Ambassabeth is located at Bowden Pen in the upper Rio Grande Valley in close proximity of the Cunha Cunha Pass Trail. Ambassabeth offers visitors the opportunity to be immersed in nature, the culture and history of the area and to enjoy real old time Jamaican hospitality. They focus on good eating and traditional Jamaican cooking – meals at Ambassebeth are a special treat.

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Again our timing is golden. Emancipation Day celebrations were the next day… so the night before, when we were there, we were privy to the preparations. Food was being cooked in traditional ways, cultural exhibitions are being created.

And the principal organizer is Linette Wilkes, one of Jamaica’s Great Ladies, a contemporary Nanny (a Maroon heroine, who spat bullets back at the Plantocarcy), a champion of preserving Jamaican history and culture, and guiding her community to work towards a common purpose.

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We collectively fall in love with Linette, are proud of her, and find her mission inspirational. The food is fantastic.  We don’t eat wild boar, but they are still catching them in the region. We are privledged to great story-telling.  It is so cool to be experiencing authentic Jamaica. We all sleep well and wake early for our Cunah Cunah Pass hike.

DAY 3           Cunha, Cunha Pass Trail, Return Kingston 

In 2002, the Bowden Pen Farmers’ Association (BPFA) restored the Cunha Cunha Pass Trail (with funding from the Environmental Foundation of Jamaica and assistance from the Blue & John Crow Mountain National Park Rangers and Jamaica Conservation Development Trust). The trail is one of the most famous trails across the Blue Mountain and is used by residents and visitors alike.  Ambassabeth Cabins and the Cunha Cunha Pass Heritage Trail are the primary income generating activities of the Bowden Pen Farmer’s Association, supporting their work which includes: natural resources management, heritage preservation, reforestation of denuded lands and education, improving the livelihood of the community as a whole.

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Cut to the chase.  We saw the Giant Swallow Tail Butterfly!  And we were thrilled!  We knew seeing the elusive butterfly was far-fetched, but we didn’t discount it was possible.  And there it was, undeniable, the largest butterfly any of us had ever seen and looking exactly like every picture we knew of the endemic ‘Giant Swallow Tail Butterfly’.  Our good fortune is sealed.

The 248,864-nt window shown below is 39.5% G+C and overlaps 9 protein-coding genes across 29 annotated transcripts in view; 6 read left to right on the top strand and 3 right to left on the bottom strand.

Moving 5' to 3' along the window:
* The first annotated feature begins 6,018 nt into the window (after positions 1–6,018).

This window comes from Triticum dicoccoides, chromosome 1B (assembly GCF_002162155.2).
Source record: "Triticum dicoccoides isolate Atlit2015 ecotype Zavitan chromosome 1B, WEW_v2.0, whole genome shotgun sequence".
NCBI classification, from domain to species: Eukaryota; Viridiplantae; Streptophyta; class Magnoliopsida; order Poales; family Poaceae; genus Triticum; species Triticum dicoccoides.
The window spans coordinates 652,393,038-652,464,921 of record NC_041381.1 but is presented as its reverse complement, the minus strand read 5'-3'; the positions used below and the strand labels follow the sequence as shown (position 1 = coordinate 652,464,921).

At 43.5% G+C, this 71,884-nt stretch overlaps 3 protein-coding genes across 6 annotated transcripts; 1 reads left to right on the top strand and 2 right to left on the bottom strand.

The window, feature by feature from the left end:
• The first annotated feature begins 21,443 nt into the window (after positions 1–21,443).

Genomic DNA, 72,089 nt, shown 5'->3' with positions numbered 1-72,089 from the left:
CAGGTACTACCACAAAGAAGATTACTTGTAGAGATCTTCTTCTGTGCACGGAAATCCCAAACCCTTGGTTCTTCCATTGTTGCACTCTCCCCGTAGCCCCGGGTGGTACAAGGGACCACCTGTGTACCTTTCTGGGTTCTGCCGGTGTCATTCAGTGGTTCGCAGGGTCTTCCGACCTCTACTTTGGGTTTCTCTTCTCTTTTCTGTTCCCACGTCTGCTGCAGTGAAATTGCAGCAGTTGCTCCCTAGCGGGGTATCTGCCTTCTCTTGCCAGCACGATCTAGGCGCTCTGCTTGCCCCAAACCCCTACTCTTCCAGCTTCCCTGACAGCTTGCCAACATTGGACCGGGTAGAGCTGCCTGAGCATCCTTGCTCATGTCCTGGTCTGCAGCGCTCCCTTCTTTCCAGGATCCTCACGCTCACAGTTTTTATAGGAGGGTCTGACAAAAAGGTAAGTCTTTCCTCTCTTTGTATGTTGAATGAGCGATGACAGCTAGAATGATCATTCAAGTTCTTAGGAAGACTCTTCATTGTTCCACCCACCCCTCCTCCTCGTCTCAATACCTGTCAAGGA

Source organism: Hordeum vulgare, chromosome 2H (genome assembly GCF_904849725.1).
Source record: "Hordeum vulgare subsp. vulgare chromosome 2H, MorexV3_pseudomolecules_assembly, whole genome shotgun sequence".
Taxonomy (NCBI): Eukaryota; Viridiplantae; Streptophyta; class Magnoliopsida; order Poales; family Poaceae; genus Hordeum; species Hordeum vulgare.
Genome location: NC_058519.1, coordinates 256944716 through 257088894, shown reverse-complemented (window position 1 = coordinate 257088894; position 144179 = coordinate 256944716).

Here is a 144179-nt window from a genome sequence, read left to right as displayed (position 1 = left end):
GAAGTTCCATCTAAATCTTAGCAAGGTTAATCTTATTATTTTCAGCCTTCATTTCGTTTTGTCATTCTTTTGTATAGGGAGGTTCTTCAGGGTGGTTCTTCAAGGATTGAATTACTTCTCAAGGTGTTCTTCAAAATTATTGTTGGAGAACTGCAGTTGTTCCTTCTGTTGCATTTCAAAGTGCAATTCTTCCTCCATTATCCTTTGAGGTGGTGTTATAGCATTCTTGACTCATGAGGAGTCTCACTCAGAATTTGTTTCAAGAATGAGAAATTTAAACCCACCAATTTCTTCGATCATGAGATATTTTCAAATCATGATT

Everything after that was glowing and wonderful.  We were collected by Simeon, in Hayfield, at the other end of the Cunha Cunha Pass Trail.ccL

From there we drove to historic Bath and the Spa, which was far too crowded with Emancipation Day celebrants to really be comforable.  So we carried on, stopping now and again for a Jelly Coconut or something we saw cooking.

We were back in Kingston, by tea time.  Some of us were home, some pressed on and were back on the North Coast before dark and some spent the night and set out the next day.

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ALL PROMISING, TO BE CONTINUED …

Join us to hike the Cunha Cunha Pass Trail this July 31 & August 1, 2014.                Please contact:  Jamaica Tour Society.  (876) 357-1225;  info@jamaicatoursociety.com

Cunha Cunha Pass Hike: 5.5 miles / Approx. 3.5 hours / moderate climb.

Ambessabeth Cabins, Comfort Level: Simple, clean, private and dormitory rooms, shared bathrooms, authentic eco-tourism hostel. Excellent choice for friends and family groups.

Plan early, Space limited.

 

About the author

Lynda Lee Burks has lived in Jamaica most of her adult life. She supports her passion for living by the sea, by organizing tours of Jamaica, producing events – dub poets to destination weddings, and as artist and teacher.